Few people don’t know of the Spartans, those rugged warriors who embraced hard living conditions and thrived under it. They were the epitome of manliness, being trained for the military from the age of 6 or 7 in brutal and sometimes life threatening ways. They were world renowned and respected as the best equipped and trained army in the world. They conquered much of their native Greece but the lifestyle they subjected their fellow Greeks to caused them to rise up in a revolution.
The man who formed the Spartan state said he wanted to build a country “from men and not bricks.” This in turn led to the boys being trained in the military from a young age, sometimes 6 or 7. Obviously they were trained with weights, and weapons, but they were also taught how to read and write, although this was viewed as secondary to military training. The warrior had to serve in the military until the age of 30, then they could become a citizen and own land and work in government.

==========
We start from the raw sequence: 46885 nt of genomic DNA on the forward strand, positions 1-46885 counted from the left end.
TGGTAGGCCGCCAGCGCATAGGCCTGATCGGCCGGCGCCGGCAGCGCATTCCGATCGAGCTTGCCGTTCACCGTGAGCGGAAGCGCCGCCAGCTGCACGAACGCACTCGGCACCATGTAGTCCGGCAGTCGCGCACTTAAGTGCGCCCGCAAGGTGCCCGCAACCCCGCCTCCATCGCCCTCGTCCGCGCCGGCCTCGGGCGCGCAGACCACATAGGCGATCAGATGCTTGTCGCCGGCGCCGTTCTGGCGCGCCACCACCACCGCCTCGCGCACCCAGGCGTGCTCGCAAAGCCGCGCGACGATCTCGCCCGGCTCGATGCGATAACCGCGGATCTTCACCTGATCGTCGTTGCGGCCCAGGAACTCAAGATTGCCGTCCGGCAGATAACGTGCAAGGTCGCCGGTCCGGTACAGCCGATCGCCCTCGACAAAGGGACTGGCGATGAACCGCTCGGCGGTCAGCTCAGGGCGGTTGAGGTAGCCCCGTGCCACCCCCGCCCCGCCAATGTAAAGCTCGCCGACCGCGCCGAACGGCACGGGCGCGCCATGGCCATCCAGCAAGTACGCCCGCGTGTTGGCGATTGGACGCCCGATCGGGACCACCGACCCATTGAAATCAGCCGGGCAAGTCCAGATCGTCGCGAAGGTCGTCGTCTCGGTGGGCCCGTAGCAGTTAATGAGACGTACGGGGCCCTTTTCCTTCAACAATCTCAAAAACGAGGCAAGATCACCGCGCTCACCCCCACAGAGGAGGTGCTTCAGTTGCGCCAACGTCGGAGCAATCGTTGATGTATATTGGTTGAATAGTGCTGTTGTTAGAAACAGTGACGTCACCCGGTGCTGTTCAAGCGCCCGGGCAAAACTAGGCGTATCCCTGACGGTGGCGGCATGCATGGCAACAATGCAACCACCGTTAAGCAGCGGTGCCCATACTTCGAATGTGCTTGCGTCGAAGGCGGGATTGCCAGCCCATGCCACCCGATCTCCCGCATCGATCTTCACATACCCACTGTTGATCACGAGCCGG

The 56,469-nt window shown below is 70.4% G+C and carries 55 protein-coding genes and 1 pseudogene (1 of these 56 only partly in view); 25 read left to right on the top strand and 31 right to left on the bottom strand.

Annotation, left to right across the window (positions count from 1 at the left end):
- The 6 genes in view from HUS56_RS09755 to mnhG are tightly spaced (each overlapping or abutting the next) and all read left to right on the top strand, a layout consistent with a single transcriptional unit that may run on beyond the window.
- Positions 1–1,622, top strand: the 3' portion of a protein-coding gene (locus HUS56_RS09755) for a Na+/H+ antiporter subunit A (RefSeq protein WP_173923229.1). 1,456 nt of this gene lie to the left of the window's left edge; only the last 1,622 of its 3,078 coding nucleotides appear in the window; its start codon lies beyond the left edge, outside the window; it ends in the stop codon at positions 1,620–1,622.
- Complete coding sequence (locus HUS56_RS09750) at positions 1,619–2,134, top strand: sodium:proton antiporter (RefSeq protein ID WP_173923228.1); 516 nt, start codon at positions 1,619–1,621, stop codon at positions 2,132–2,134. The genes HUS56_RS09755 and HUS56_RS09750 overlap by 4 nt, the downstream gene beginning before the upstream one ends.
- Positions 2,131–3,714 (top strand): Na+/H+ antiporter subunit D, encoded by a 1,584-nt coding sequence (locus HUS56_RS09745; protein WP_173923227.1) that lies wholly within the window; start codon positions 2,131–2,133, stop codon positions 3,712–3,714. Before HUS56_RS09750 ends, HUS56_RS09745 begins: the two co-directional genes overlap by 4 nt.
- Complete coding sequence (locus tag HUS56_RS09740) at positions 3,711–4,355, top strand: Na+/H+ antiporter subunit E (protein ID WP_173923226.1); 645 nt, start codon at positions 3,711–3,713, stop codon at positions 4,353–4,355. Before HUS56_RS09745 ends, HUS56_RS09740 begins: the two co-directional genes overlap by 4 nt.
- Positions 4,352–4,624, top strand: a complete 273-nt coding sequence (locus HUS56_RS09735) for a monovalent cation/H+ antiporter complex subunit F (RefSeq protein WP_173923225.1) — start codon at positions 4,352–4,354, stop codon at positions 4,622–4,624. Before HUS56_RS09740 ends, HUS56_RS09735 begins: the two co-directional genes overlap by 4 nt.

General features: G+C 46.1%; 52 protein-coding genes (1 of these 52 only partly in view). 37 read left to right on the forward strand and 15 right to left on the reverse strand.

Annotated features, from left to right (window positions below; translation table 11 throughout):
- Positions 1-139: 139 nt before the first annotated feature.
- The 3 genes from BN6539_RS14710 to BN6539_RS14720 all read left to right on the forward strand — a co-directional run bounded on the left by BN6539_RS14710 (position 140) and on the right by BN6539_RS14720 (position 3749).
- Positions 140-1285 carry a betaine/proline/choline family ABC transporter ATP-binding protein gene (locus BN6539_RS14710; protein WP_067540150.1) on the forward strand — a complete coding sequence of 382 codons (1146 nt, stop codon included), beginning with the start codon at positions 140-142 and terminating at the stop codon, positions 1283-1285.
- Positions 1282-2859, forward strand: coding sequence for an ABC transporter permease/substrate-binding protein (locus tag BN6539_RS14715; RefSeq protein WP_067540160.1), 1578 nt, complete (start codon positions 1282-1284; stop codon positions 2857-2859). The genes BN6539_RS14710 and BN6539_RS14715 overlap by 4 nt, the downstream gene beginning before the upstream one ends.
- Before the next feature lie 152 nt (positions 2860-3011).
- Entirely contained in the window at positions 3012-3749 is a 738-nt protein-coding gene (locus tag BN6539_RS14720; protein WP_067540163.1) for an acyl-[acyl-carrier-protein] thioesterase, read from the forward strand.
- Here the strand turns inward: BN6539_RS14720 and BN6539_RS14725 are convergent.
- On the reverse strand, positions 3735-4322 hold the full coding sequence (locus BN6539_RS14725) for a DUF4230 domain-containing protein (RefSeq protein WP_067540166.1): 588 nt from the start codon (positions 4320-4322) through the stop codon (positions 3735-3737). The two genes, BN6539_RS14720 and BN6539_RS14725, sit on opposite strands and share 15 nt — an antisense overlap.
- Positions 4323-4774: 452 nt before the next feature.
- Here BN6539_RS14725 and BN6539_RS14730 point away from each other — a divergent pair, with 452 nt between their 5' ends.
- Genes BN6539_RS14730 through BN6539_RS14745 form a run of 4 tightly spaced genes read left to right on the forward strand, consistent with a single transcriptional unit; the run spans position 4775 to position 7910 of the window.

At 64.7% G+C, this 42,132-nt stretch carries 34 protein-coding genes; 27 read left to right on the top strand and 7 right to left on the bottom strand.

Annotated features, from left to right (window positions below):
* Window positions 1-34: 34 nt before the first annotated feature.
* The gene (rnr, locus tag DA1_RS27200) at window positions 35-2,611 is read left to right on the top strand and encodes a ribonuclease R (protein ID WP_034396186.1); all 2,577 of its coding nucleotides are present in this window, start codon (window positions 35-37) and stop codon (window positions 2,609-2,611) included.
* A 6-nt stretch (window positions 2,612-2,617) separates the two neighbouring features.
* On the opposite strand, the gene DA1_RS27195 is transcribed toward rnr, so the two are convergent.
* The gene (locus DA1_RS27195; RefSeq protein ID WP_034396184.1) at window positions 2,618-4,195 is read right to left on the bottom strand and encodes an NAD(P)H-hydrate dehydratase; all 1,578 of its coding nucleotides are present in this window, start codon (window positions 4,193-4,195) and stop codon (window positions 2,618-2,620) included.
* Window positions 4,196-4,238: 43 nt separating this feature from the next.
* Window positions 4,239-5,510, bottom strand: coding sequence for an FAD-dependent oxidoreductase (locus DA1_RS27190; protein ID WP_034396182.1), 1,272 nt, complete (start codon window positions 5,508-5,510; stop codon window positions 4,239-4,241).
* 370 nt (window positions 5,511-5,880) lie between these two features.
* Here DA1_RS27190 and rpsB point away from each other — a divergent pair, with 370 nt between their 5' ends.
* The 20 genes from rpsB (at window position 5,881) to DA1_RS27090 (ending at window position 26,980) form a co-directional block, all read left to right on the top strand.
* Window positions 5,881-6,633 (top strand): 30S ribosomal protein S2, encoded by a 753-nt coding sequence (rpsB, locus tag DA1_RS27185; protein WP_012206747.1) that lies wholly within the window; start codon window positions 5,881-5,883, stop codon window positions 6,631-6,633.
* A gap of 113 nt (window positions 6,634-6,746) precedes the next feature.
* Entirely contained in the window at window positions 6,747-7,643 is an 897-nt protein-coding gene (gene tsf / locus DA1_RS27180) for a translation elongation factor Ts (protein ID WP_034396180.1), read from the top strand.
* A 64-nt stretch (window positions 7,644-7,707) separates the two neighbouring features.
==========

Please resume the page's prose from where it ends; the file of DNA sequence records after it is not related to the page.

The equipment of a Hoplite was simple, a shield, javelin, and a short sword. The javelins had a sharp, thin head and were thrown en masse by the approaching forces to weed out a few men. The sword was then drawn and hand to hand combat ensued when in range. The shield was by far the most important part of a young warriors kit. It would have been given him by his mother with the instruction to come back with it or on it. The shield was round and would have the Greek letter lamba, a upside down V, standing for Lacedaemon, the mythical first king of Sparta.
Very rarely has a society so wholly embraced a militaristic way of life. In the case of the Spartans, it worked. But only for several hundred years. Eventually their brutal treatment resulted in a revolution that effectively ended Sparta’s claim as a complete state.